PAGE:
And since CQLinq is really just the C# LINQ syntax you already know, it is easy to define a particular code aspect that shouldn’t be broken, and write a custom regression rule on it.

API Breaking Changes Code Rules

Amongst the various code aspects we, developers, don’t like to see changed, is the visibility of publicly visible code elements. For dev shops responsible for publishing an API, this issue is know as API Breaking Changes and there are some default CQLinq rules to detect that.


The API Breaking Changes rules source code abide by the same idea. Here we are seeking for types in the older version of the code base, that are publicly visible, and that:

  • have been removed in the newer version of the code base (while their parent assembly is still present)
  • or where their visibility is not publicly visible anymore.


Some facilities to show the result to the user are proposed. For example, when chasing public interfaces broken (i.e with methods added or removed) the query select clause can be refined, to let the user list the culprit added/removed methods:



Typically, Code Quality tools are daunting because for any legacy real-world code base, they list thousands of issues . It is neither realist nor productive, to freeze the development for weeks or months to fix all reported flaws.

The ability to focus only on new quality regressions, that appeared recently during the current iteration, comes with the advantage to restraint the number of issues to fix to an acceptable range. This also favors the relevancy of issues to fix, since it is more productive to fix issues on recent code before it is released to production, than to fix issues on stable code, untouched for a long time.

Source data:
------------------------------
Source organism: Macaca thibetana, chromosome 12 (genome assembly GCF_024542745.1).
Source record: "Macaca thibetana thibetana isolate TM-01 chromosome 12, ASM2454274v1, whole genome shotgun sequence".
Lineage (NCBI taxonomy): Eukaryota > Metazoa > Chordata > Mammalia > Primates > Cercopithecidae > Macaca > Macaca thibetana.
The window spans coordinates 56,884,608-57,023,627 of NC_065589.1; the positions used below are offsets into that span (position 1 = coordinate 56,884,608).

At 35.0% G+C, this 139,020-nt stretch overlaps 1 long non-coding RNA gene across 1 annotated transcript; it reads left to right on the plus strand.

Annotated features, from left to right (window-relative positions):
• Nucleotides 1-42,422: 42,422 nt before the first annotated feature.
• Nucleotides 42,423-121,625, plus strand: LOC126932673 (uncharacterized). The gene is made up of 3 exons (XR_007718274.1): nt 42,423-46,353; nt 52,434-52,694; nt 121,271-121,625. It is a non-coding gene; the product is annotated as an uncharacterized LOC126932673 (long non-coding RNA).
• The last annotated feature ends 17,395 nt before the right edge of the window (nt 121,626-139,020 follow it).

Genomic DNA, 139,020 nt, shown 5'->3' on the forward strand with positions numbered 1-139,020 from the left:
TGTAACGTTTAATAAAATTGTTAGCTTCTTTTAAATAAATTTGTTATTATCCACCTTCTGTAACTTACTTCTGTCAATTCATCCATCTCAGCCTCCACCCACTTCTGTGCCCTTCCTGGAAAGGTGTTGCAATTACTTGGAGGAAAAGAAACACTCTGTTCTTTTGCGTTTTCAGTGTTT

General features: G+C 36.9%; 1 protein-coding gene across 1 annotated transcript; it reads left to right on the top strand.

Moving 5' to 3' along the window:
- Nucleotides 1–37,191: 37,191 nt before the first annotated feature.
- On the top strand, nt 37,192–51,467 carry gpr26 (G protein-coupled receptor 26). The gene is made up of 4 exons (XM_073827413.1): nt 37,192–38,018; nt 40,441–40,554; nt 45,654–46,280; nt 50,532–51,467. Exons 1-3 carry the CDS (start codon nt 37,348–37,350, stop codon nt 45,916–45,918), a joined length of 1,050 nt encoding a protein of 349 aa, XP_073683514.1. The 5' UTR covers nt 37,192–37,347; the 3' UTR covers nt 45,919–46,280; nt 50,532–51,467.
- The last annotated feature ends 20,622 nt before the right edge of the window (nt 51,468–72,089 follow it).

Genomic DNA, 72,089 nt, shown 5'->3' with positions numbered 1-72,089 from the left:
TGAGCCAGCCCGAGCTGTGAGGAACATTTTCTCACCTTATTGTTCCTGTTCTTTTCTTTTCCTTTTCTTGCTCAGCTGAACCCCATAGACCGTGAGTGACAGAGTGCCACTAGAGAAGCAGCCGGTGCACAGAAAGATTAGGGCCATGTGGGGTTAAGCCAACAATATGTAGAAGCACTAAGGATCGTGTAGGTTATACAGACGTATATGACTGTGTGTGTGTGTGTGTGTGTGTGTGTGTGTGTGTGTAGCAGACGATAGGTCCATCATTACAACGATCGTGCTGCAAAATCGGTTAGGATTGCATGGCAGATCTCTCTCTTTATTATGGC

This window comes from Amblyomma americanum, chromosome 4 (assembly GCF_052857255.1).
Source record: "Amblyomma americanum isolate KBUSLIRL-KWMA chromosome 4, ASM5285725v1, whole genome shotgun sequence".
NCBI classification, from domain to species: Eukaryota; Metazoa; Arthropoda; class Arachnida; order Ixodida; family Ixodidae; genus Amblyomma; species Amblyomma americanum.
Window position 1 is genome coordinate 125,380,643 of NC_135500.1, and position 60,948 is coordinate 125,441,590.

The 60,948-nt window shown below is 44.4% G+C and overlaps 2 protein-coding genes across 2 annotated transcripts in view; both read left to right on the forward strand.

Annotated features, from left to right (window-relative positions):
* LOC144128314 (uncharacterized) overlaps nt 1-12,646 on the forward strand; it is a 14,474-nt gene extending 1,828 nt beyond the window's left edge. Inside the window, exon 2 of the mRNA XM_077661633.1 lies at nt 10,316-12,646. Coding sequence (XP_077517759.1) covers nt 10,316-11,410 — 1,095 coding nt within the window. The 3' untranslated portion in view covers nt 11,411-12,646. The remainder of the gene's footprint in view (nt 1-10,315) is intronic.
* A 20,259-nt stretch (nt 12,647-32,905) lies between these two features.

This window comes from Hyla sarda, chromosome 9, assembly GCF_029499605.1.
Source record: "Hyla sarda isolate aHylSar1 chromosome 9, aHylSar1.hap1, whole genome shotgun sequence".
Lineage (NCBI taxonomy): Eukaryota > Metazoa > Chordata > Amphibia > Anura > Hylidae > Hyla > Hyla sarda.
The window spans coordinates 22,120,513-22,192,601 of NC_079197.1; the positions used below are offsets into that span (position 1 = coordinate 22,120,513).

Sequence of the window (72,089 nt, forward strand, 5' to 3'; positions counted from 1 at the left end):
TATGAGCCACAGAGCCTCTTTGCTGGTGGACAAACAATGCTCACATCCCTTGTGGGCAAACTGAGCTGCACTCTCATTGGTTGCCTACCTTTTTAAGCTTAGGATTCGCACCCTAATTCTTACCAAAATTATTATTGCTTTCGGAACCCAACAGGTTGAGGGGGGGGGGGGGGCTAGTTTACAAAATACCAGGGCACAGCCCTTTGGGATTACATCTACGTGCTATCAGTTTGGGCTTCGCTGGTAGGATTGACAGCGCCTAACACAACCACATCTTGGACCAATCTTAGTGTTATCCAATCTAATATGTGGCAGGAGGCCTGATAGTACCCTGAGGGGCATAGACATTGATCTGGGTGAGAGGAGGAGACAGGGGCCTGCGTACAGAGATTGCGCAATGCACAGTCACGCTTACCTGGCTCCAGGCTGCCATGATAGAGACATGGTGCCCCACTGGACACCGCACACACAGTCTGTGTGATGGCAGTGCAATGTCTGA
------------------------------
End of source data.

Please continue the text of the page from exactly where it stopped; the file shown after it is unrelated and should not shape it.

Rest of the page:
This entry was posted in API usage, CC, Change summary, Code, code base snapshot comparison, Code Diff, Code Query, Code Rule, code structure, CQLinq, Full Coverage, Immutability, Lines of Code, LINQ, Maintainability, NDepend, software metric, Software Quality Measurement. Bookmark the permalink. Follow any comments here with the RSS feed for this post.
  • Christian Bjerre

    Thanks for a very instructive example in real life software development. Your code base is normally larger than just a few thousands lines of code. So if you turn on “let’s be really strict” mode, then you’ll never see anything of value as all metrics will flag read.

    That’s why the approach you describe here is workable. It is the principle that I in my company call “dQ >= 0″. Every time you touch the code for enhancements or error corrections leave the code the same or a little better. This way you don’t try to fix all problems in all code at all times, but you ensure that your changes keep the code at the same level or just a little better.

    You can call this the “generalised boy scout rule” as it has a more pragmatic approach to code quality and long term maintainability and readability of your code base. As a software company the long term future of your company can be seen in the code base and the maintainability and readability of the code.

    Specifically to your example Patrick I think that we can use this as part of our ongoing work with code quality! Keep your posts coming and keep NDepend evolving :)